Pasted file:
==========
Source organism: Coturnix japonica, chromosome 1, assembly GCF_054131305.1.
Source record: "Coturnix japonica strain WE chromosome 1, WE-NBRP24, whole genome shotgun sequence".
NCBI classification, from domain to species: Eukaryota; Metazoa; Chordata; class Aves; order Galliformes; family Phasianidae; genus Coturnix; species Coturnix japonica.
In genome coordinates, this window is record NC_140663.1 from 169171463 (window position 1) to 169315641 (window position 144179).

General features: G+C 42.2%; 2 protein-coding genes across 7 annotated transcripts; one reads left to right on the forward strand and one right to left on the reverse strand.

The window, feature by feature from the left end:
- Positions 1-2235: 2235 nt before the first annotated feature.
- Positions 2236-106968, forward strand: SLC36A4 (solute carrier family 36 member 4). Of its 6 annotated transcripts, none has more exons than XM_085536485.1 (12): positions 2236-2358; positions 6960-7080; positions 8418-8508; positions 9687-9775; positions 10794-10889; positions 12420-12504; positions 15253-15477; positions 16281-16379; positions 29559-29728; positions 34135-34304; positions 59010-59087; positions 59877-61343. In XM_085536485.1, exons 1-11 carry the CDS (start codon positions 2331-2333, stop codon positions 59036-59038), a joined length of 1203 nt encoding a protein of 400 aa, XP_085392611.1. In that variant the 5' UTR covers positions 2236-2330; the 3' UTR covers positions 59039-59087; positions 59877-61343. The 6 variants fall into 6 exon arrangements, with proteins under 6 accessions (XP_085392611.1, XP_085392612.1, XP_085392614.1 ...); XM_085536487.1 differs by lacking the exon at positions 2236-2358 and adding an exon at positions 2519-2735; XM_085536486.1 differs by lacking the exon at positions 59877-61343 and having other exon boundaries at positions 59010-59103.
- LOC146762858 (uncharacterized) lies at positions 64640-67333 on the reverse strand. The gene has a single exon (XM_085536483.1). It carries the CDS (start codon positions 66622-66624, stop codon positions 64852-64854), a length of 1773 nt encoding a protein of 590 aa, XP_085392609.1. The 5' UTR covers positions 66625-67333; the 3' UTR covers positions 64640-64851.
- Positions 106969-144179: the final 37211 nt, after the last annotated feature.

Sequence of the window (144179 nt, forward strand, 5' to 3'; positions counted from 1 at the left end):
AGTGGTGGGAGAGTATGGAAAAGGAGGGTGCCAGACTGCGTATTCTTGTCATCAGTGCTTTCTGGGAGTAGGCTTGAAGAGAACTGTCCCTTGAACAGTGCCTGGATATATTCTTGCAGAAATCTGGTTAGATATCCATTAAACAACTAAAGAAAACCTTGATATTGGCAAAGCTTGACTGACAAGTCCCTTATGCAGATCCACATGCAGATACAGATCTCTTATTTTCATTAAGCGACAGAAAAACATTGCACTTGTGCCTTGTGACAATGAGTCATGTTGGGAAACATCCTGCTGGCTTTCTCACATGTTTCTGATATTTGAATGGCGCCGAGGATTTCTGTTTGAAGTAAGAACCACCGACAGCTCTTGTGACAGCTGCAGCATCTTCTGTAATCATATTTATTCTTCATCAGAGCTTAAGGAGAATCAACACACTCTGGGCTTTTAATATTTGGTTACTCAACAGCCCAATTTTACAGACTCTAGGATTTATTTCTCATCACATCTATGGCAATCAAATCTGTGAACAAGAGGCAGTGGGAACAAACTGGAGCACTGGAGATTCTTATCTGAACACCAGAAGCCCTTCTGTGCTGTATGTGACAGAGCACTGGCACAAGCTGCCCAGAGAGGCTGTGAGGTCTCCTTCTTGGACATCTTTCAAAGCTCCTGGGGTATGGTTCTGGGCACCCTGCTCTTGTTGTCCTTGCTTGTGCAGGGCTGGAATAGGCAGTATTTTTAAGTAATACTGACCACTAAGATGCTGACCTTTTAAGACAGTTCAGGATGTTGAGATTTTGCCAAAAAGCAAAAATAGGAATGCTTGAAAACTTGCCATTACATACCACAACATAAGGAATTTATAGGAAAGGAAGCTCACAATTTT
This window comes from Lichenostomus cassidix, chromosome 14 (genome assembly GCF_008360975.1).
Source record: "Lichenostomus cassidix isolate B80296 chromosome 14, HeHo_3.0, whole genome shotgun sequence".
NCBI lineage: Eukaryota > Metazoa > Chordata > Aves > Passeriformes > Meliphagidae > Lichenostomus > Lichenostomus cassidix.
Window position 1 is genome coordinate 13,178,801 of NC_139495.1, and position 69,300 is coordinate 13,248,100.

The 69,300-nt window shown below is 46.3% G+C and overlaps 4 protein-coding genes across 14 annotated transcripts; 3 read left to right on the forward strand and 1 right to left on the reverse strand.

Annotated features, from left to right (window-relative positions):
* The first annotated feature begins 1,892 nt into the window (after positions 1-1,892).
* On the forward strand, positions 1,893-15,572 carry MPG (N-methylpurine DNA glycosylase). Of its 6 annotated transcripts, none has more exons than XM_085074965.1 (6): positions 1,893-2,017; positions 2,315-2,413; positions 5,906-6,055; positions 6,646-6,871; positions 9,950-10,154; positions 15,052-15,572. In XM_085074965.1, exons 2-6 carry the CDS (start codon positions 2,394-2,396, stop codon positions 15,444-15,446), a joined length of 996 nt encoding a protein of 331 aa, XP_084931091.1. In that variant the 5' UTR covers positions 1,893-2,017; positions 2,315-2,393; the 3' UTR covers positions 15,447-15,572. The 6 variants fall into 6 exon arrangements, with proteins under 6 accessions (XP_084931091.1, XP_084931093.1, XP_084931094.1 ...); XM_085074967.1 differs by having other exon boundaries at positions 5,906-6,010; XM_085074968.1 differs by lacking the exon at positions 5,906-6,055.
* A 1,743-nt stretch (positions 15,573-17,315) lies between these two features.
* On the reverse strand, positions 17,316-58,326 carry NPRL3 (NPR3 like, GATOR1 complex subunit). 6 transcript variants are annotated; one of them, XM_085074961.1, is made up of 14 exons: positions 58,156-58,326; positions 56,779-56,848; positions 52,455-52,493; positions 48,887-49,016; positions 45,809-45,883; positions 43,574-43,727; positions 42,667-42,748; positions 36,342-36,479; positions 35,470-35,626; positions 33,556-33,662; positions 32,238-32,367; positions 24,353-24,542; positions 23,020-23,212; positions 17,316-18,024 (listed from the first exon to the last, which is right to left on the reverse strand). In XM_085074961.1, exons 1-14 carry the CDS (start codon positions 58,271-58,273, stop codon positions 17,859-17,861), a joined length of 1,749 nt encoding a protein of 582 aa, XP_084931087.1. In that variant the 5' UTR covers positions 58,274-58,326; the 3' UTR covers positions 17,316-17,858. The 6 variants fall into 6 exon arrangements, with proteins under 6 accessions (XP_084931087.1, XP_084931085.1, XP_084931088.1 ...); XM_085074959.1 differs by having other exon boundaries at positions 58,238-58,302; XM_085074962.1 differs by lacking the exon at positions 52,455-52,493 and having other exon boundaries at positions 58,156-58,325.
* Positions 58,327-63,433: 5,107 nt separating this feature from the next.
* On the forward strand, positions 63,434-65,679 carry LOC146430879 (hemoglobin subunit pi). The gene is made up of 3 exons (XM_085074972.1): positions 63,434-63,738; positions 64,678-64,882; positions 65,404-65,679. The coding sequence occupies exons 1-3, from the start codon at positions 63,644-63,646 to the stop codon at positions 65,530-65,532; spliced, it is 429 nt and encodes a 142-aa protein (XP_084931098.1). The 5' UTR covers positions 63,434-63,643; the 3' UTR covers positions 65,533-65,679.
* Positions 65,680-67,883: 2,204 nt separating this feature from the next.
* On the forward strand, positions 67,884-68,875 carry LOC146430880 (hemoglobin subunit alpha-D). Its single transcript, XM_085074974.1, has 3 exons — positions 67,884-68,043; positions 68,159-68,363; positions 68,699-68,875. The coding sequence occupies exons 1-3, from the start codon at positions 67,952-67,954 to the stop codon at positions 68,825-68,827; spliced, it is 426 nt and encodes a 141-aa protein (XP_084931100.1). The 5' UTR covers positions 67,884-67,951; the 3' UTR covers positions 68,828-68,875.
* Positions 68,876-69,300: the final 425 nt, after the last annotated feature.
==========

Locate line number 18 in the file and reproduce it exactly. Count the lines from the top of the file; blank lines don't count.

Annotated features, from left to right (window-relative positions):